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(Reuters) — The U.S. Supreme Court on Monday rejected Argentina’s bid to fend off a lawsuit by energy company Petersen Energía Inversora SA seeking compensation for shares it owned in the now-nationalized YPF SA energy company.
The justices left in place a lower court ruling that allowed privately held Petersen to sue after Argentina’s government refused to buy back the company’s shares.
The New York-based 2nd U.S. Circuit Court of Appeals in July 2018 rejected arguments by Argentina and YPF that the suit should be dismissed because a U.S. law called the Foreign Sovereign Immunities Act deprives U.S. courts of jurisdiction over “sovereign acts of expropriation.” A unanimous three-judge 2nd Circuit panel ruled that the suit fell into the law’s exception for commercial activity.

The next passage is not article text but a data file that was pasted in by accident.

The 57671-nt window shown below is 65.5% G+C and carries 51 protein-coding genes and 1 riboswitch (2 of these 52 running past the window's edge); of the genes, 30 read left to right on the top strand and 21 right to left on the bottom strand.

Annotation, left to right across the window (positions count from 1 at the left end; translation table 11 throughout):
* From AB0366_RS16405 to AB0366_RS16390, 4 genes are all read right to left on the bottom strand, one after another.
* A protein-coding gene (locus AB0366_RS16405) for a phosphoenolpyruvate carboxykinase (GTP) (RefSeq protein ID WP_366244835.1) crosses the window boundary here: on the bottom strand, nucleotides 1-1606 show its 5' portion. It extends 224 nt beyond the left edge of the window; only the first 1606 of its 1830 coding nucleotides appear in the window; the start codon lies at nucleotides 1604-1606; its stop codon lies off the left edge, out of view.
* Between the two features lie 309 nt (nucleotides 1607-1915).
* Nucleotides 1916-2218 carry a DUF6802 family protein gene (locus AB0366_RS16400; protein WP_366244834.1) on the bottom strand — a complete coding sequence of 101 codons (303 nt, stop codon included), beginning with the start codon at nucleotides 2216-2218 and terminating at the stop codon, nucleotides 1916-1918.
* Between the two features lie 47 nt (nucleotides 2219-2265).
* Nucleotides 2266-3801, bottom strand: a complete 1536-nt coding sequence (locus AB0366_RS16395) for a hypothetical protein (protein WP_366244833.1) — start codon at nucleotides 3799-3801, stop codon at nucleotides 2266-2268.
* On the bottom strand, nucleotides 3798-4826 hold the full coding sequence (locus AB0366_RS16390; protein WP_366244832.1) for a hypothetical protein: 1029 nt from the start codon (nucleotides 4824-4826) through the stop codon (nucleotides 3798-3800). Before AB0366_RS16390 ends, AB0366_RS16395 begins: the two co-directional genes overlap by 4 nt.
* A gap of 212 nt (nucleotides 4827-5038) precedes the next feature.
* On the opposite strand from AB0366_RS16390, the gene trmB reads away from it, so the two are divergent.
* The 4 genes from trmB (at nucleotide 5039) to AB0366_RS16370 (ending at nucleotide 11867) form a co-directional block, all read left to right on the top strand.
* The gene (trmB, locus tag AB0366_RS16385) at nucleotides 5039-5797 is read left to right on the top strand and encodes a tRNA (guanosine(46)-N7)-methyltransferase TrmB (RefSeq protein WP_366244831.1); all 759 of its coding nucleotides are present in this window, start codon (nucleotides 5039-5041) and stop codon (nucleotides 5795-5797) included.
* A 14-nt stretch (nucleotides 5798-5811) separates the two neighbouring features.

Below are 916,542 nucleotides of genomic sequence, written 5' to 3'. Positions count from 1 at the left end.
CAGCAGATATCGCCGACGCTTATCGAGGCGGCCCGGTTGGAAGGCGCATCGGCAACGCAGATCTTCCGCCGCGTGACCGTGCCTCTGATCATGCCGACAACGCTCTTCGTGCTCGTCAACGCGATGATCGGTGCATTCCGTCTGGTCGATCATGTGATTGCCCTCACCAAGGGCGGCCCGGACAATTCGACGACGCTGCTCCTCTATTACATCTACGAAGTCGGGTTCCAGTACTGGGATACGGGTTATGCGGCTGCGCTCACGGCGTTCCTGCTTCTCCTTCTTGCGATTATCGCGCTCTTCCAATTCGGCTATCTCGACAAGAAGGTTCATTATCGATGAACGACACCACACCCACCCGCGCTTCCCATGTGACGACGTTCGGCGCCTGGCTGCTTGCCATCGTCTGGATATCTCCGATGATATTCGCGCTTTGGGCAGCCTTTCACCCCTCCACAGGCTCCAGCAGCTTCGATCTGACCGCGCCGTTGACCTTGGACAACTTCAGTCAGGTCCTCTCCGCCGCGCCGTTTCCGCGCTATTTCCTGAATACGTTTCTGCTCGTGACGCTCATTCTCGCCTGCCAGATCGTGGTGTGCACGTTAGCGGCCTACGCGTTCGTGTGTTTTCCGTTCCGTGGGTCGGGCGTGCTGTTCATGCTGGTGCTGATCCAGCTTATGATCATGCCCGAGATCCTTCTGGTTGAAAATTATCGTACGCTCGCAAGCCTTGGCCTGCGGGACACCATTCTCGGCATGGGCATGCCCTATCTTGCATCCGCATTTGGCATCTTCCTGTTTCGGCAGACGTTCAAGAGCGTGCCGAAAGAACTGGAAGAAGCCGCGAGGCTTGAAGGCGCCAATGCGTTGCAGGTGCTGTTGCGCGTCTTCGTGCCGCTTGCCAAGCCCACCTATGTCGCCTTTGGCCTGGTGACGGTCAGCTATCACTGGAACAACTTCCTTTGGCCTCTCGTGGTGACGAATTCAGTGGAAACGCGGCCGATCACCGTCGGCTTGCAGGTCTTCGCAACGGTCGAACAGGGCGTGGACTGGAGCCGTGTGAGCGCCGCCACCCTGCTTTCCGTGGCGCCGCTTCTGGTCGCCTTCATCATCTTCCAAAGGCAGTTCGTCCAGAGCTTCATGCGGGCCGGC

The Madrid-based Petersen subsidiaries were not challenging the expropriation itself but said that the action had triggered shareholder protection provisions in YPF’s bylaws, which were added when YPF began trading on the New York Stock Exchange in 1993.
The appeals court upheld a 2016 ruling by U.S. District Judge Loretta Preska in Manhattan.
In 2012, the Argentina expropriated 51% of YPF’s shares, all from Repsol SA, but declined to tender an offer to buy out other shareholders.
MADRID (Reuters)—Spanish oil company Repsol YPF S.A. will seek punitive damages from Argentina for the seizure of its Argentine energy unit Yacimientos Petroliferos Fiscales, its chairman warned, in a move backed by fuming shareholders on Thursday.